Five things that are not "fairness"

Governor Kim Reynolds thrilled conservatives when she announced on Fox News last week that she wants to sign a bill banning transgender youth from competing on sports teams not matching their gender assigned at birth.

Defending the discriminatory policy during a news conference on May 5, Reynolds claimed five times that concerns about “fairness” are driving her commitment to address the issue.

This mean-spirited play to the GOP base has several dimensions. None of them are grounded in fairness.

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In unprecedented move, Iowa Senate GOP bypasses budget subcommittees

Passing a budget for the fiscal year that begins on July 1 is the most important unfinished business for the Iowa legislature’s regular 2021 session. But House and Senate Republican leaders haven’t found consensus on spending targets for several large pieces of the roughly $8 billion state budget.

In a move without precedent in decades, Senate Republicans declined this this year to participate in the joint appropriations subcommittees where lawmakers review and discuss agency spending requests. Senate Majority Leader Jack Whitver and Appropriations Committee chair Tim Kraayenbrink did not respond to Bleeding Heartland’s inquiries about who made the decision or why.

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Kim Reynolds bets big on the conservative base

It was certainly a good Friday for Iowans who want to buy handguns but can’t pass a background check.

Governor Kim Reynolds signed House File 756, making permits optional for buying handguns or carrying concealed weapons in Iowa, and House File 621, shielding firearms manufacturers and dealers from lawsuits related to gun violence.

Although Reynolds had postured as undecided on the permitless carry bill, telling reporters her staff would review the legislation carefully, I didn’t talk to any political insider in either party who had any doubt she would sign it. The only question was when. The answer turned out to be, right before the Easter holiday weekend, when fewer people would notice.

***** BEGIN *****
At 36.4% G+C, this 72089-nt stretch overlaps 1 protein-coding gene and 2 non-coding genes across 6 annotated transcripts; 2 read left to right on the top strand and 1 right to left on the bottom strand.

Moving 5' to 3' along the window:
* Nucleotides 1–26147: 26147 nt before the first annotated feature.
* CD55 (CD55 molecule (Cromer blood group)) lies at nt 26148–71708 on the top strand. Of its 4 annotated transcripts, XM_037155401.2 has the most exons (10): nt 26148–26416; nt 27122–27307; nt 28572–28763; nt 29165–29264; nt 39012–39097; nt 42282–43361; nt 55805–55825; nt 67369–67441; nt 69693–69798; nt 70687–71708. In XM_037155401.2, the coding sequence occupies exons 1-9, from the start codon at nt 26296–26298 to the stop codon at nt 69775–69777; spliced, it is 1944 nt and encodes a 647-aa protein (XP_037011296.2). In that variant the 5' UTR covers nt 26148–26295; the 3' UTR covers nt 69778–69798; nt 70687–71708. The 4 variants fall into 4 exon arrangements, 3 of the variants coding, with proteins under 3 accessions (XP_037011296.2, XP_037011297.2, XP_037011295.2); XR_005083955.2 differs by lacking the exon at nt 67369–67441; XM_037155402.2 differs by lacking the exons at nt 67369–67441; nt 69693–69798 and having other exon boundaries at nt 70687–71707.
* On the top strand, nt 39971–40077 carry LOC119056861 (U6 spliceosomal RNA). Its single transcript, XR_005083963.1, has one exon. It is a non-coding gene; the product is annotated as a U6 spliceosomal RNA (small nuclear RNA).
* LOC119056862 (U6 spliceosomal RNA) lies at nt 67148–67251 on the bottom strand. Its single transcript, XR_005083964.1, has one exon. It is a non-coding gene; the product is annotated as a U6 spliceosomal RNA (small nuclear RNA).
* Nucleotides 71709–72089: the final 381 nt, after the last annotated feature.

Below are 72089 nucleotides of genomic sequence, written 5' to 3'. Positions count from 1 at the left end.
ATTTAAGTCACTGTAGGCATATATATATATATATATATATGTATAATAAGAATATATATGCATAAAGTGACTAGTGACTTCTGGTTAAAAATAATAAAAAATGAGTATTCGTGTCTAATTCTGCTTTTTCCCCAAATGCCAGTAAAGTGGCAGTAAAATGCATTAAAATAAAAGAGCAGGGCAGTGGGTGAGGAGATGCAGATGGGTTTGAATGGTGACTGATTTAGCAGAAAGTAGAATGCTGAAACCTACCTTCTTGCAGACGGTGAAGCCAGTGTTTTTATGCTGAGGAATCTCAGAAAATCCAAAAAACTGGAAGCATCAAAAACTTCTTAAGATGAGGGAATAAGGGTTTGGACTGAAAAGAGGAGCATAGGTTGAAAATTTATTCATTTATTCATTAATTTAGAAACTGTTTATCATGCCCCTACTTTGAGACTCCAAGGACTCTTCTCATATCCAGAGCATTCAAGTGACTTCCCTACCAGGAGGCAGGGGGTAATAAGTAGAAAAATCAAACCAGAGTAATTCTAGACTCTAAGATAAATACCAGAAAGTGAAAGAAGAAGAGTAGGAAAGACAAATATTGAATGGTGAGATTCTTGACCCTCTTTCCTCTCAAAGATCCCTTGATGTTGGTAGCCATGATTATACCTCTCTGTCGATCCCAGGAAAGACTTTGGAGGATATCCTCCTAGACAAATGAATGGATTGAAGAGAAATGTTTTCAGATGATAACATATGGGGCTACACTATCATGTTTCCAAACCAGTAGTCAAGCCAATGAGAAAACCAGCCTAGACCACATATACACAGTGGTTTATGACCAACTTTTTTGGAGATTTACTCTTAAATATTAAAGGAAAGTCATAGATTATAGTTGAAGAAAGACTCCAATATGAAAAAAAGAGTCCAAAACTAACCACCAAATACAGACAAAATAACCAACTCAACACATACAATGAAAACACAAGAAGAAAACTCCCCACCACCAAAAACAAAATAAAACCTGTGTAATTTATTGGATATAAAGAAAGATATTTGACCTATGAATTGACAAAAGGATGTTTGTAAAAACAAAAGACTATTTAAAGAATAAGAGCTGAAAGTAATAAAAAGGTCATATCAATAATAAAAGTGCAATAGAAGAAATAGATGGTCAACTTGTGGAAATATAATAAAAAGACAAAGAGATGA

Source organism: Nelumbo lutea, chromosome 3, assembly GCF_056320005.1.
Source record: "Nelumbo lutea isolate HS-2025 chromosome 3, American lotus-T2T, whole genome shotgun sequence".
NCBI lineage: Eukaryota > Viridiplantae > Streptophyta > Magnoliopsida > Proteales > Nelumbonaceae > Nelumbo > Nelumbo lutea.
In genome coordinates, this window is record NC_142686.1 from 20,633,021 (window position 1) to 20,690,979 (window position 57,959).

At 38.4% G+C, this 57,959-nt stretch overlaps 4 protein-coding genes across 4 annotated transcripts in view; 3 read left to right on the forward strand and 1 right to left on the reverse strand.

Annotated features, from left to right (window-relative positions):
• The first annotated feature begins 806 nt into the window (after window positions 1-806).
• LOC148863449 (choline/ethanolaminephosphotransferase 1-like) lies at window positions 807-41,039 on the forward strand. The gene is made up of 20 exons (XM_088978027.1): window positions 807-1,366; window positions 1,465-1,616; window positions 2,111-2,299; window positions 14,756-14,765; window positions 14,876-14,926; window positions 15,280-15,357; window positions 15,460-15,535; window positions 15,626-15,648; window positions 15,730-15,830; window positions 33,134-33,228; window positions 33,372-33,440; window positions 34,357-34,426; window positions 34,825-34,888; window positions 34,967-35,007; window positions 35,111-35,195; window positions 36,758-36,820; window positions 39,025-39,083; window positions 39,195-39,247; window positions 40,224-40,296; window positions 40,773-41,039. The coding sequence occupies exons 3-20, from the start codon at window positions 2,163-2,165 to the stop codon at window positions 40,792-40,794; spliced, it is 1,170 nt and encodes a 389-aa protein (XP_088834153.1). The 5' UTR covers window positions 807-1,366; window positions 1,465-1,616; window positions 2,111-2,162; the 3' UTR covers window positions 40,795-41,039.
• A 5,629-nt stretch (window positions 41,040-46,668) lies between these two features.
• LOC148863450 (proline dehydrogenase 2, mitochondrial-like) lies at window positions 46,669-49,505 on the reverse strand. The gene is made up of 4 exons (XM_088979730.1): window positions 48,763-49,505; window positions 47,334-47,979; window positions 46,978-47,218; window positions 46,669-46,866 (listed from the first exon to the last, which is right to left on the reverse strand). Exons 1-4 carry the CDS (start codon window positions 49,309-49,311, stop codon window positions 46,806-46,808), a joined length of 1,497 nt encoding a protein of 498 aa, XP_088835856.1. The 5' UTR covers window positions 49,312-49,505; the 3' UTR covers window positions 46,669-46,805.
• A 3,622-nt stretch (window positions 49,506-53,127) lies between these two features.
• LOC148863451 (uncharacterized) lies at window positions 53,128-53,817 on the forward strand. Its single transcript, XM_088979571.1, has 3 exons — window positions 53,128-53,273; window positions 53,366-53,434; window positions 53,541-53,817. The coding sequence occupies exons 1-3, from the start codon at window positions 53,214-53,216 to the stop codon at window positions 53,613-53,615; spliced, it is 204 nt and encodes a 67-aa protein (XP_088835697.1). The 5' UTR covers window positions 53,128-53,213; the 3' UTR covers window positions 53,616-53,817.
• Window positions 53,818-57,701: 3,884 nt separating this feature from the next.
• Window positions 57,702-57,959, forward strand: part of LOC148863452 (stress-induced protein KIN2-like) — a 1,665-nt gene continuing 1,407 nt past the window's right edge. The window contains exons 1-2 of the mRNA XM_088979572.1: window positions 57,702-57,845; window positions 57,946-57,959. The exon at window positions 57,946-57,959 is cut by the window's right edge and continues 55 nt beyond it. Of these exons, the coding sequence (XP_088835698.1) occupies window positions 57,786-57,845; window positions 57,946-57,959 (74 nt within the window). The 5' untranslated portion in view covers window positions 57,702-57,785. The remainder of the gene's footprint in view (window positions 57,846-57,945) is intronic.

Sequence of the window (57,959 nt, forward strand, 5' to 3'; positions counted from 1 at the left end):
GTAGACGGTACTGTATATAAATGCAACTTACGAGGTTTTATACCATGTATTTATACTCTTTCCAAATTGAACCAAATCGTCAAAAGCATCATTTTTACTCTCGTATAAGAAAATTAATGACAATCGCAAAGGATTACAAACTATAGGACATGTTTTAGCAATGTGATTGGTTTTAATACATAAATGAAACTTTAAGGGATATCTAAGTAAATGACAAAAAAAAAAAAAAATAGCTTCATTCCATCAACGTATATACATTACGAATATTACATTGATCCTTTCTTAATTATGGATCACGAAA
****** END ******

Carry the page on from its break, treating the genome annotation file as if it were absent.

Republican lawmakers helped the governor out, waiting nearly two weeks to send her the gun bills, so she wouldn’t have to sign them while mass shootings in Georgia and Colorado were still dominating the national news. (While the Iowa legislature is in session, the governor must decide within three days whether to sign or veto bills on her desk.)

Making it easier for Iowans to buy guns with no screening or training might seem like a risky political move, given the overwhelming popular support for mandatory background checks and Reynolds’ past claims to support permits. The governor is clearly betting that pleasing the gun lobby–just about the only supporters of this legislation–will pay off in the next election.

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The majority should never decide minority rights

On this Transgender Day of Visibility, I want to take a moment to reflect on one part of Selzer & Co’s latest Iowa poll for the Des Moines Register and Mediacom. The survey asked 775 Iowa adults whether they supported various Republican proposals, including this one: “Require public school students to use the restroom of the gender assigned at birth even if the student does not identify as that gender now.”

Nick Coltrain summarized the findings: 47 percent of respondents said they favor restricting school bathroom use, 42 percent opposed, and 11 percent were not sure.

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Three reasons Kim Reynolds should veto permitless carry

Amber Gustafson is a graduate student at Drake University, an Ankeny mom of three, and a gun safety advocate. -promoted by Laura Belin

Earlier this week, the Iowa Senate passed House File 756, a bill that would make handgun carry permits and background checks on unlicensed sales optional for residents of the state.

Having cleared the Iowa House on March 17, the bill now moves to Governor Kim Reynolds’ desk. At this writing, she has not signed it.

At a March 24 press conference, she waffled when asked about her plans for the bill, calling for a “holistic approach” to gun violence prevention.

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